Yesterday I cried for people I have never met. In my native Germany, October 3 is the day we traditionally commemorate the anniversary of the reunification in 1990.
We remember those who lost their lives protesting and trying to flee East Germany in the years prior to the reunification. We remember those who, armed with hammers and chisels, peacefully brought down the Iron Curtain that had divided our country for 28 years. We remember those who could finally embrace their loved ones again.
Much of the media coverage, however, has focused on the cost and the problems of the reunification. Indeed, the united Germany is economically much weaker than West Germany used to be.
Although differences have narrowed in recent years, unemployment is still higher in the east, while income levels remain lower. The population in the east has also shrunk by two million young people as they moved west in search of jobs. (article continues below)
The process has been painstaking. Many, however, have failed to look beyond the numbers.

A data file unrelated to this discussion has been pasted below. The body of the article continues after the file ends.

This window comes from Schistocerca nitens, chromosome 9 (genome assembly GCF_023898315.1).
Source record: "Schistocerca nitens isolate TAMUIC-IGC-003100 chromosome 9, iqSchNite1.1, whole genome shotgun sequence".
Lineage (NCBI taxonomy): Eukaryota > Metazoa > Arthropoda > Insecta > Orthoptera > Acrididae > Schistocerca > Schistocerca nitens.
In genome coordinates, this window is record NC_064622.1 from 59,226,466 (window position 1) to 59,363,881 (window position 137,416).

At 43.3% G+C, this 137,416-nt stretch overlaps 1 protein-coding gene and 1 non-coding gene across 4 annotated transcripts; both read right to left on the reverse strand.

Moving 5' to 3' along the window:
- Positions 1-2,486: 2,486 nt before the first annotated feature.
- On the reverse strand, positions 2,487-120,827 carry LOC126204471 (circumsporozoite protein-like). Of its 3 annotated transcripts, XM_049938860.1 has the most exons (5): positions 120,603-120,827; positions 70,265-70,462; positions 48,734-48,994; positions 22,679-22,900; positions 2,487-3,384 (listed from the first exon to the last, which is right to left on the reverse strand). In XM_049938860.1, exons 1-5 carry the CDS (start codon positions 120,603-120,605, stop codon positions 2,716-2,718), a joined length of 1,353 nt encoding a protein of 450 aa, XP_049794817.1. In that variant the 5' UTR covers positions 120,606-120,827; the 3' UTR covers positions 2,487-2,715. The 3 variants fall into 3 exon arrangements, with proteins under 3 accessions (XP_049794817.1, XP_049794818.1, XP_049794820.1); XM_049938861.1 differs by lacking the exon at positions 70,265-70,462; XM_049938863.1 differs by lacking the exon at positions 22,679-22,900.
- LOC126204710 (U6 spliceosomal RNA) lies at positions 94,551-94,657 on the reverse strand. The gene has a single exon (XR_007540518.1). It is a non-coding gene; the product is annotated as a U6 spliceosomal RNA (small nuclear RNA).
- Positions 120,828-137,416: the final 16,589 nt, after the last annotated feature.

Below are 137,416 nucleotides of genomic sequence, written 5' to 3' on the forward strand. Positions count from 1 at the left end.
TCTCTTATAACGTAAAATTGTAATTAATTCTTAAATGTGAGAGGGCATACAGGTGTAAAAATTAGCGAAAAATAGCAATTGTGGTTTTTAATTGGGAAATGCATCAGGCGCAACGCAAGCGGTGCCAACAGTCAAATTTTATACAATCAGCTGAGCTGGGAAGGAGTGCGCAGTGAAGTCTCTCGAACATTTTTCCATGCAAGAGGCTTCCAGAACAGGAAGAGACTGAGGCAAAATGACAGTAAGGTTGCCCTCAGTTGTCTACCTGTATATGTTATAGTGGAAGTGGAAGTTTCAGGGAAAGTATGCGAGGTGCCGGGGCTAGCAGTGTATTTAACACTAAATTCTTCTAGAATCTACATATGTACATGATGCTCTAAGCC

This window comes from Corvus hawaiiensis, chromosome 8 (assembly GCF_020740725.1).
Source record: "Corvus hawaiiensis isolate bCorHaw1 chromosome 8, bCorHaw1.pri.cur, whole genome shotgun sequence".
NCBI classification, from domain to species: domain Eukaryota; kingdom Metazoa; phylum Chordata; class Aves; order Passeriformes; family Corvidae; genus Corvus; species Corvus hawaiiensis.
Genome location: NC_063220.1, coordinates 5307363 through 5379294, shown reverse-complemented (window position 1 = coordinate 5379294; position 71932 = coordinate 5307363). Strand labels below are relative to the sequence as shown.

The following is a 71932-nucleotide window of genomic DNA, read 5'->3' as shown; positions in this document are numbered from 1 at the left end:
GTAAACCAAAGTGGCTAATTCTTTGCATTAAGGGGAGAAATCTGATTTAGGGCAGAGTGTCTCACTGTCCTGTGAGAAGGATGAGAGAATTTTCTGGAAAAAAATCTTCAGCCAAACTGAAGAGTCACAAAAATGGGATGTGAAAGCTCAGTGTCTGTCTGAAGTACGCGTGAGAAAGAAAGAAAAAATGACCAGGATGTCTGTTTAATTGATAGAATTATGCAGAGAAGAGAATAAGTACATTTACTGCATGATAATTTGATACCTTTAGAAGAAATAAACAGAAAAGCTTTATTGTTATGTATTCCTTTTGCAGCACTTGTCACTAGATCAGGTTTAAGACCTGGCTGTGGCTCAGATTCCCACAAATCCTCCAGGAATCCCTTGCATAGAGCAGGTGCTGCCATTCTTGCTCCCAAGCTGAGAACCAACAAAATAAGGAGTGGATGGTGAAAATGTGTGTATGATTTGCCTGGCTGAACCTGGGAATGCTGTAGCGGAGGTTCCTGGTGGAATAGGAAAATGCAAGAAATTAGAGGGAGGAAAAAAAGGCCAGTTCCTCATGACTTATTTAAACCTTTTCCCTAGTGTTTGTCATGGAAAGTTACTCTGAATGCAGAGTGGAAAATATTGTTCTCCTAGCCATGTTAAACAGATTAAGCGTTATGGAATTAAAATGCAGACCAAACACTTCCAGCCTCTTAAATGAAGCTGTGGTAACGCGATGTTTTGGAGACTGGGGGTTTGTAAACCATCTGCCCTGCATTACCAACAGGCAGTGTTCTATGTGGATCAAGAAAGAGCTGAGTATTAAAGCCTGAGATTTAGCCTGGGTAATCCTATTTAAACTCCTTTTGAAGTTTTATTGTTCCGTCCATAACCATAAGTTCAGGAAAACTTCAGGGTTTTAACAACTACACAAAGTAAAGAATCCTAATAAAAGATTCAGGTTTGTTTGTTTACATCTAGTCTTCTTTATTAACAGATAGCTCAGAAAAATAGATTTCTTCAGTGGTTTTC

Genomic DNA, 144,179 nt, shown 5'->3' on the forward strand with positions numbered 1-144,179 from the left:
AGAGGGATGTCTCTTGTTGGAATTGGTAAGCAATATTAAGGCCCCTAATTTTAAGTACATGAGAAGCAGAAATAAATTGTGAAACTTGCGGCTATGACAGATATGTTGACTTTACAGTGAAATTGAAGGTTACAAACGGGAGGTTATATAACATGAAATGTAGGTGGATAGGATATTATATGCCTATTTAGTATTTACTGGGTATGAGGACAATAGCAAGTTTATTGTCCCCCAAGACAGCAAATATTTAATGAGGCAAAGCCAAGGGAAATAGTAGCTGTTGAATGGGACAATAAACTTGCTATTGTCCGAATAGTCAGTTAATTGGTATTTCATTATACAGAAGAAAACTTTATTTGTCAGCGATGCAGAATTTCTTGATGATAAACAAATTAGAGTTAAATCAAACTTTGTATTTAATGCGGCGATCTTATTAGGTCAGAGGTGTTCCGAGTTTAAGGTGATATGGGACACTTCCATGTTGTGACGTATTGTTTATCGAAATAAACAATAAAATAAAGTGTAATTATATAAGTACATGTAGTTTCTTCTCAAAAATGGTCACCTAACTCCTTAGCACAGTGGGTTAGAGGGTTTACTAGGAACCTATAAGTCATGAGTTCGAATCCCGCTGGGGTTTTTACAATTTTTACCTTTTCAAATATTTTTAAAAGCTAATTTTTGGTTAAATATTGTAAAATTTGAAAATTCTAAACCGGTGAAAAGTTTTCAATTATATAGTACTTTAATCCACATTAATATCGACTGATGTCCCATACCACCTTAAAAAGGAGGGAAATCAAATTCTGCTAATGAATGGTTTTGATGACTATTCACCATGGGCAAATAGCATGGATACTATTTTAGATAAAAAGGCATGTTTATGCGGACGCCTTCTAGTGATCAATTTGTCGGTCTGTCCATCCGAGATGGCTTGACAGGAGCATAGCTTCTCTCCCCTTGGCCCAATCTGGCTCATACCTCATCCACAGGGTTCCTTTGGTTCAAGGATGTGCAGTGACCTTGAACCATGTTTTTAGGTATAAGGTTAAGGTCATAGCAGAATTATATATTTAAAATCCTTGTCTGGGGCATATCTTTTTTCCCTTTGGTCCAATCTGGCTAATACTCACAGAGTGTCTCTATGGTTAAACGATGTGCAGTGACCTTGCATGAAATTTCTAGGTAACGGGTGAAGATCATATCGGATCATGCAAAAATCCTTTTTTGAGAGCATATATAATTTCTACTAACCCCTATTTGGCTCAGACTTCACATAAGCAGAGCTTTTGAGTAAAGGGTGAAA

“Although differences have narrowed in recent years, unemployment is still higher in the east, while income levels remain lower”
The reunification brought freedom and democracy to eastern Germany. Today, the united Germany benefits from a greater variety of opinions and skills.
Angela Merkel, the German chancellor, spent the first 35 years of her life in communist East Germany.
Yesterday, she moved many of us to tears. In a speech, she acknowledged the contribution of those who used to live in the East and honoured their courage to fight for freedom. Their efforts were met with a huge wave of solidarity from the west.
“Only because of this unity we have managed to rebuild the east and create a country with world wide respect,” she said. “Today, young people do not grow up in the east or the west. They grow up in Germany.”
Economists estimate that the cost of the reunification has reached nearly €2 trillion (£1.7 trillion). For us Germans, however, the benefits are priceless.